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Not getting correct voltage from voltage regulator

davenn

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you asked for datasheet info, I provided it ... there are many other references on the net
if you cant accept that, it's not my problem ;)
 

Old Steve

Jul 23, 2015
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I've always used caps on the input and output of 78xx series regulators too, but never stopped to analyze the reason. I just blindly do what the datasheet says. (Call me sheep.)
 

cjdelphi

Oct 26, 2011
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The output cap should really be there to smooth out any ripple (which is important) but....

Any reg with a feedback should get a clean voltage reference (hence the cap) but say 78xx (not adj) without fb should be ok with a cap on the input and not much on it's output as the reference is to gnd...

What i'll try is varying loads without the cap (can't see it oscillating personally with a linear reg)
 

Farticus

Jun 21, 2015
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I have fitted the Volt reg in my board and it is working fine.
I am not using for anything except to try to understand the basics of how things work.
Most of what came after my last post was way over my head but thanks anyway.
 

Old Steve

Jul 23, 2015
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The output cap should really be there to smooth out any ripple (which is important) but....

Any reg with a feedback should get a clean voltage reference (hence the cap) but say 78xx (not adj) without fb should be ok with a cap on the input and not much on it's output as the reference is to gnd...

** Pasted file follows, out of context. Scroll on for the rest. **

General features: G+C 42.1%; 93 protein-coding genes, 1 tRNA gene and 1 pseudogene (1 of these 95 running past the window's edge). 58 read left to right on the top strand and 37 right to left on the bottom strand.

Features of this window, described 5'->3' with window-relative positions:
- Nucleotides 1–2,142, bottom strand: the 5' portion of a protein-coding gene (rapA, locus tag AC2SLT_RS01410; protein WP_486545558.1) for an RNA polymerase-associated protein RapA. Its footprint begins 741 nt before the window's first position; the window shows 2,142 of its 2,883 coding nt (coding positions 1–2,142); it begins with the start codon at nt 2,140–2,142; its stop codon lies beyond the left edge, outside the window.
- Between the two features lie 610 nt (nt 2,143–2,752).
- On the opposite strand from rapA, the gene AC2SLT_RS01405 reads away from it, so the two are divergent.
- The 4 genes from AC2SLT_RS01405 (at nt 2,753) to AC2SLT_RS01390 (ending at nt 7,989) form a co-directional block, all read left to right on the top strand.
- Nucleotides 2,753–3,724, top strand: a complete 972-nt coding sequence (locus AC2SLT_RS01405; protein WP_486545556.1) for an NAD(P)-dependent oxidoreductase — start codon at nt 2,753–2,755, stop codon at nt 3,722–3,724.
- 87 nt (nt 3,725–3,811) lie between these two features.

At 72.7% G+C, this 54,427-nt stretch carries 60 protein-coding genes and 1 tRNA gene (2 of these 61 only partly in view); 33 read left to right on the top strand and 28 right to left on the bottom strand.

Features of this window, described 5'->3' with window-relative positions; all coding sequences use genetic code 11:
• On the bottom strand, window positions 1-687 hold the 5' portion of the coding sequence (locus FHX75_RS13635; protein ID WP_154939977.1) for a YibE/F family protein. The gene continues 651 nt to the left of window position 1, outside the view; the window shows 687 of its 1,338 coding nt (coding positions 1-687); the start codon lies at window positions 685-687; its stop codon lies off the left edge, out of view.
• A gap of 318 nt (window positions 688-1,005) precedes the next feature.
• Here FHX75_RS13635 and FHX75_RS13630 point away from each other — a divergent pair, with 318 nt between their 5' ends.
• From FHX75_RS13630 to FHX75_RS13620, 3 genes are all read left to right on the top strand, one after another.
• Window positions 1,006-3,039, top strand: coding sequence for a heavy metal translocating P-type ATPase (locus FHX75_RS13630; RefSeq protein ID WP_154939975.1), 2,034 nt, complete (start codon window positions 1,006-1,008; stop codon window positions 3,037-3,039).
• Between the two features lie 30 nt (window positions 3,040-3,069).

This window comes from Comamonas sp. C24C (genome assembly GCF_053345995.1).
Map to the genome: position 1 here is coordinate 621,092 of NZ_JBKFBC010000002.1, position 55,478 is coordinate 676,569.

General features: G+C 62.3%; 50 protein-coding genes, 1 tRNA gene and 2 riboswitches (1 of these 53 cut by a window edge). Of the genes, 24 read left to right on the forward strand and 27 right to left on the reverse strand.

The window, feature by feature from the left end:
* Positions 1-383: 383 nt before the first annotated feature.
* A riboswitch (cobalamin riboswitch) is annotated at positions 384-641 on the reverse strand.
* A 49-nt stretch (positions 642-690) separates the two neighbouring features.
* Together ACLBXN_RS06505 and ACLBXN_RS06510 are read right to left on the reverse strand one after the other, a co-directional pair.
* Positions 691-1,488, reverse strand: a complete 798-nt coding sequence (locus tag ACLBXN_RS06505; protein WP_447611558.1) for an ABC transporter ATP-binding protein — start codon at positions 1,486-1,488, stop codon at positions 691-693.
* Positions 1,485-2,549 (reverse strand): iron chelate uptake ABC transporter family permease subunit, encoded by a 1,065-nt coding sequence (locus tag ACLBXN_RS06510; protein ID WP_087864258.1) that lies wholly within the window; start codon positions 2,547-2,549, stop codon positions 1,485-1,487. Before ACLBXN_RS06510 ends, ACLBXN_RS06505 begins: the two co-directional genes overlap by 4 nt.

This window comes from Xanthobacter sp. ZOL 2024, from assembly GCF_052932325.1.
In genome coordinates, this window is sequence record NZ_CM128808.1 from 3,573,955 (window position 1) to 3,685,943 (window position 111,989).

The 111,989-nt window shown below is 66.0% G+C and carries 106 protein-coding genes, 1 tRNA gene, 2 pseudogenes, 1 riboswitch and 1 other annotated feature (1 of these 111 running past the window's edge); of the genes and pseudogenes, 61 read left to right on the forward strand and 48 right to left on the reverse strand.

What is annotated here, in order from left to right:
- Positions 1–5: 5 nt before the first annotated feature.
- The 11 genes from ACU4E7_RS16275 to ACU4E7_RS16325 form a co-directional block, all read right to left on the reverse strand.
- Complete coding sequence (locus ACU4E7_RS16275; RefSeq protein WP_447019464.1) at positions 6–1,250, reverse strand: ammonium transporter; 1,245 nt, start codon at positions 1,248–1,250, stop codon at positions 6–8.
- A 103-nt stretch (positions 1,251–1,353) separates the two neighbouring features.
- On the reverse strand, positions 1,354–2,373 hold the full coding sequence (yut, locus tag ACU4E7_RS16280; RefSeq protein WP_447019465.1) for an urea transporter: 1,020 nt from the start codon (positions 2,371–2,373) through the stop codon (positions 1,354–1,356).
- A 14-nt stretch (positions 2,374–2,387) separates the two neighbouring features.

What i'll try is varying loads without the cap (can't see it oscillating personally with a linear reg)
Like I said yesterday, try an LP2950 linear LDO regulator.
Again, from the datasheet excerpt that I posted yesterday:-
Without this capacitor the part will oscillate.

And believe me, from my own experience, it does oscillate.
 

cjdelphi

Oct 26, 2011
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Lp2950 (ok ok, i've ordered one lol)

Well i ordered 10 (3.3v ldo) ...
 

Old Steve

Jul 23, 2015
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Lp2950 (ok ok, i've ordered one lol)

Well i ordered 10 (3.3v ldo) ...
They're pretty handy, besides as a regulator they make a good reference since they're fairly precise. That's what I was using the LP2950-3.3 for when I got the oscillations the other week - a reference on the input of a comparator.
On my DMM, it measured as a higher-than acceptable voltage. I didn't check the oscillations with my oscilloscope - it's buried under a ton of stuff and I haven't got around to digging it back out yet.

Edit: I should add that I had no load on it apart from the comparator input. This was a battery monitoring circuit that had to have very minimal loading on the battery, another reason for choosing the LP2950 - it uses very little current internally. And after adding the cap, even with that minimal load, it settled down nicely to 3.28V as mentioned.

I think the LM2936 suffers from the same problem too, from memory.
 
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Old Steve